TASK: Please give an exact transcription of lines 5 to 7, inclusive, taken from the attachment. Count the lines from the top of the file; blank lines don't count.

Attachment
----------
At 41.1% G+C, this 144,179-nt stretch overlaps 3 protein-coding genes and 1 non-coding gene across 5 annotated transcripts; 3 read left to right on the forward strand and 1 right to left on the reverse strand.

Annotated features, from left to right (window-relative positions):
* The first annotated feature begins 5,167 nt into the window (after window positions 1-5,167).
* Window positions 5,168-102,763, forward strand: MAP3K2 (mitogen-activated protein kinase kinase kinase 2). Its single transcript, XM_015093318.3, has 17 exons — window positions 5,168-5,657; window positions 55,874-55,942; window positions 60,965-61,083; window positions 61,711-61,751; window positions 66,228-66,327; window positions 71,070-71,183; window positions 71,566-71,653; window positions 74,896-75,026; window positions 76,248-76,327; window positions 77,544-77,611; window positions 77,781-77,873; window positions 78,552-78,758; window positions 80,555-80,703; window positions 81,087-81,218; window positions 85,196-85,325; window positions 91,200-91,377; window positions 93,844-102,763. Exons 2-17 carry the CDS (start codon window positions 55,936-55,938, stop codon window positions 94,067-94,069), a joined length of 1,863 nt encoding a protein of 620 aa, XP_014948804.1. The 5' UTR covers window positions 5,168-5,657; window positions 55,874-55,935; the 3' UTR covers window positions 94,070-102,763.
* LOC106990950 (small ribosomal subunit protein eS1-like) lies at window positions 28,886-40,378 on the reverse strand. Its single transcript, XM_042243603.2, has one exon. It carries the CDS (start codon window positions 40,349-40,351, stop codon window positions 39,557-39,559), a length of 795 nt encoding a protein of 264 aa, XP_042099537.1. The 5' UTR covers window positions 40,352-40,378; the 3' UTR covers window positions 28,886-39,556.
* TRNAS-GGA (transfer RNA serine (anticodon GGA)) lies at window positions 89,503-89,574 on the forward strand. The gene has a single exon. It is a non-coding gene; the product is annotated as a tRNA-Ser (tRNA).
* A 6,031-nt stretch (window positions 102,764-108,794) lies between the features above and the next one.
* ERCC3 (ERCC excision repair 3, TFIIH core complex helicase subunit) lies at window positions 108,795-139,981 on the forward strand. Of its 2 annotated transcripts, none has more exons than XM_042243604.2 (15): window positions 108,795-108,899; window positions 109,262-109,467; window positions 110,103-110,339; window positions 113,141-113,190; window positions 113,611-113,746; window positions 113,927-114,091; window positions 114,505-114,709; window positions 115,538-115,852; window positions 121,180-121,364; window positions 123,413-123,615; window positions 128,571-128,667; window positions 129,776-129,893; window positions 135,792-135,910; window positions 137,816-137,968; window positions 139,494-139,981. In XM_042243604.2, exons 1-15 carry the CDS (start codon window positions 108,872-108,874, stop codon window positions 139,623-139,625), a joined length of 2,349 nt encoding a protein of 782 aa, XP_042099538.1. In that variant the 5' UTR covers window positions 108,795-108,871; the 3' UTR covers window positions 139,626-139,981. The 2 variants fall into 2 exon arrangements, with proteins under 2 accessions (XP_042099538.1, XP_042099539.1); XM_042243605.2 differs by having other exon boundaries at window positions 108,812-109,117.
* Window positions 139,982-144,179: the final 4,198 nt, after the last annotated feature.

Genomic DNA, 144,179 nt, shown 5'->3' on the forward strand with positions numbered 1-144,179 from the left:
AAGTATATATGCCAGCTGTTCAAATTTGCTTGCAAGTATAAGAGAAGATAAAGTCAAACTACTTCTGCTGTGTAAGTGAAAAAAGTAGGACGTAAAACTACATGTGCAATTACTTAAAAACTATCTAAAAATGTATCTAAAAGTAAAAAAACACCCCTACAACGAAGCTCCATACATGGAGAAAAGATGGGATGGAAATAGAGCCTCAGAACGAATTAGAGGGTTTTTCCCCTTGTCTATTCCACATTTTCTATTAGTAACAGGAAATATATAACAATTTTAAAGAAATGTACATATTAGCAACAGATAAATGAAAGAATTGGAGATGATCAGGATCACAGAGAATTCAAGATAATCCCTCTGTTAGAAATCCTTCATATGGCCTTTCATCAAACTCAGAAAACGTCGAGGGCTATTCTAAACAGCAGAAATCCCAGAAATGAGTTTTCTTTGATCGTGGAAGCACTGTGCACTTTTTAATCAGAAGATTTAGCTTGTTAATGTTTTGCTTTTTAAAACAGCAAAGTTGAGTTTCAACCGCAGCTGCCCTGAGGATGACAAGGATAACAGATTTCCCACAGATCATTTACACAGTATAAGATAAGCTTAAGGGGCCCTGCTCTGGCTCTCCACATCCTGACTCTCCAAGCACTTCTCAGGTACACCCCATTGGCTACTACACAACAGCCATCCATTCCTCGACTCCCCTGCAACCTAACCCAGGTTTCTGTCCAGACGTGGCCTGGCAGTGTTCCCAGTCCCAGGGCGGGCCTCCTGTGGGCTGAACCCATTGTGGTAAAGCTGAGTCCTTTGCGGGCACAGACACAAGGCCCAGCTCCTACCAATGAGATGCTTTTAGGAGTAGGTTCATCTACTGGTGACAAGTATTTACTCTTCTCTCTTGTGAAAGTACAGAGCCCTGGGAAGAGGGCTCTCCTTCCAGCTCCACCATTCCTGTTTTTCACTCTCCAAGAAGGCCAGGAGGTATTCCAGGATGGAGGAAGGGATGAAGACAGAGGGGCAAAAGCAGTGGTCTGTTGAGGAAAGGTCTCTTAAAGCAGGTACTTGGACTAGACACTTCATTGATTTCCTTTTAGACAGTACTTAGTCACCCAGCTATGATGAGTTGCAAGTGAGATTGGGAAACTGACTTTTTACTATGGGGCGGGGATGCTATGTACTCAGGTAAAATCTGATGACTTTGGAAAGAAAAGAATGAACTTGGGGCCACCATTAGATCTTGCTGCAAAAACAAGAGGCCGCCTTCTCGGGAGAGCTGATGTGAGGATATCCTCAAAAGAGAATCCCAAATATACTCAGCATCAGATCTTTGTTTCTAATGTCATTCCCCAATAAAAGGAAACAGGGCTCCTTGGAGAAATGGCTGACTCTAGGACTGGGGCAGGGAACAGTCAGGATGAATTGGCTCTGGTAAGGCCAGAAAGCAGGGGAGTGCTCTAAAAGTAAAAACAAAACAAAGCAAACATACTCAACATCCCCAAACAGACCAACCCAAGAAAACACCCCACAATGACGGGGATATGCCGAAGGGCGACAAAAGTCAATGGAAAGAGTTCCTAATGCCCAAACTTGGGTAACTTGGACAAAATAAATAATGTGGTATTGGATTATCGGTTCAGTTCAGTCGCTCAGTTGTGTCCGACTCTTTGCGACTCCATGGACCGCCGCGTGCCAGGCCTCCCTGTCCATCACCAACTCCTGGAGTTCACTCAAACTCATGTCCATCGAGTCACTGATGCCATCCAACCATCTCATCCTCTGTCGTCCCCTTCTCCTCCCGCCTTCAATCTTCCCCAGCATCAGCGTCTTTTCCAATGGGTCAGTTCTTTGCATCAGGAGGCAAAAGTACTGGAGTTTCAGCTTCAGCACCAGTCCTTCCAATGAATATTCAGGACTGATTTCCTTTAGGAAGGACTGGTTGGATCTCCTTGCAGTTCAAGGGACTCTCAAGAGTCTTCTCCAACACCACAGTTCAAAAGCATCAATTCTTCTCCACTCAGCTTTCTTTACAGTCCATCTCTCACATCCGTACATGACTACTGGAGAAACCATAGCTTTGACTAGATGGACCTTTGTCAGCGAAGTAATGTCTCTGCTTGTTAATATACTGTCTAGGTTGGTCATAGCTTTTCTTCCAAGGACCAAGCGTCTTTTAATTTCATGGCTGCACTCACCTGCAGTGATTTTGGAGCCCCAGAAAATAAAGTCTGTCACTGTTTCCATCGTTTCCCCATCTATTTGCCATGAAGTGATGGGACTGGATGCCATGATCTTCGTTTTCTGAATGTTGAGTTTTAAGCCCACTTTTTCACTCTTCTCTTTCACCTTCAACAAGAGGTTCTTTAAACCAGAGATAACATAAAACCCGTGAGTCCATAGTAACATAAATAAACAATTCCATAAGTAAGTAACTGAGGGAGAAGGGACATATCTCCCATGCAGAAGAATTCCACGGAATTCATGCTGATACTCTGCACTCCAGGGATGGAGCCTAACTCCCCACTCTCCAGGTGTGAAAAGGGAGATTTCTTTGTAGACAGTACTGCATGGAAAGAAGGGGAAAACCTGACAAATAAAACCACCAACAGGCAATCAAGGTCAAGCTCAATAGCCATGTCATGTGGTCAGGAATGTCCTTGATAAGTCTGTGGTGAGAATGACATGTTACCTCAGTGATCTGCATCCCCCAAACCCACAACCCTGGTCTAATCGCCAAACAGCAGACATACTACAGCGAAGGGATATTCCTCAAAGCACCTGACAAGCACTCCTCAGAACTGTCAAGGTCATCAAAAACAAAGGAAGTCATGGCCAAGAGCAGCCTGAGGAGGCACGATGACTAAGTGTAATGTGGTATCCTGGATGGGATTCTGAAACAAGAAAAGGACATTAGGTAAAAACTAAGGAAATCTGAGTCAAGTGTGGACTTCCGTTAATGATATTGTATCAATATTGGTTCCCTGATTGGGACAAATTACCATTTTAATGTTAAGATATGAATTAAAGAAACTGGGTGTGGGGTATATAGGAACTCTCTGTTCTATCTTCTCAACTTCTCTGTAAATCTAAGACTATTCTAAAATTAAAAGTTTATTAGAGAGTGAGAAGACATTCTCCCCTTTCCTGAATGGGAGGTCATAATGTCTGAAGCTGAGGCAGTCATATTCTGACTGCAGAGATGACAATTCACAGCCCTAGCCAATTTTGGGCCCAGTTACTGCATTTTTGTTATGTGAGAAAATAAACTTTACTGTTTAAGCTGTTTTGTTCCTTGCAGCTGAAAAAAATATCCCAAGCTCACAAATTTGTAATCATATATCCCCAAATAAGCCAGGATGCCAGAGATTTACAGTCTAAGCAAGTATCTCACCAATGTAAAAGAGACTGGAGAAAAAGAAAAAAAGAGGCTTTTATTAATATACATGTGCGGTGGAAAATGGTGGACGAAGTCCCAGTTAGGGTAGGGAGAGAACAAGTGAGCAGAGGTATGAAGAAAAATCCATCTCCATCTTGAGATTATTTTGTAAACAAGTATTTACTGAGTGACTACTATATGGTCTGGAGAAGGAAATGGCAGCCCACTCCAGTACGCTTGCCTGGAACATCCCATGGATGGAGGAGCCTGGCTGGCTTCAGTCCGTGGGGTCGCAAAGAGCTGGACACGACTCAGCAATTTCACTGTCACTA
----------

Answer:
* LOC106990950 (small ribosomal subunit protein eS1-like) lies at window positions 28,886-40,378 on the reverse strand. Its single transcript, XM_042243603.2, has one exon. It carries the CDS (start codon window positions 40,349-40,351, stop codon window positions 39,557-39,559), a length of 795 nt encoding a protein of 264 aa, XP_042099537.1. The 5' UTR covers window positions 40,352-40,378; the 3' UTR covers window positions 28,886-39,556.
* TRNAS-GGA (transfer RNA serine (anticodon GGA)) lies at window positions 89,503-89,574 on the forward strand. The gene has a single exon. It is a non-coding gene; the product is annotated as a tRNA-Ser (tRNA).
* A 6,031-nt stretch (window positions 102,764-108,794) lies between the features above and the next one.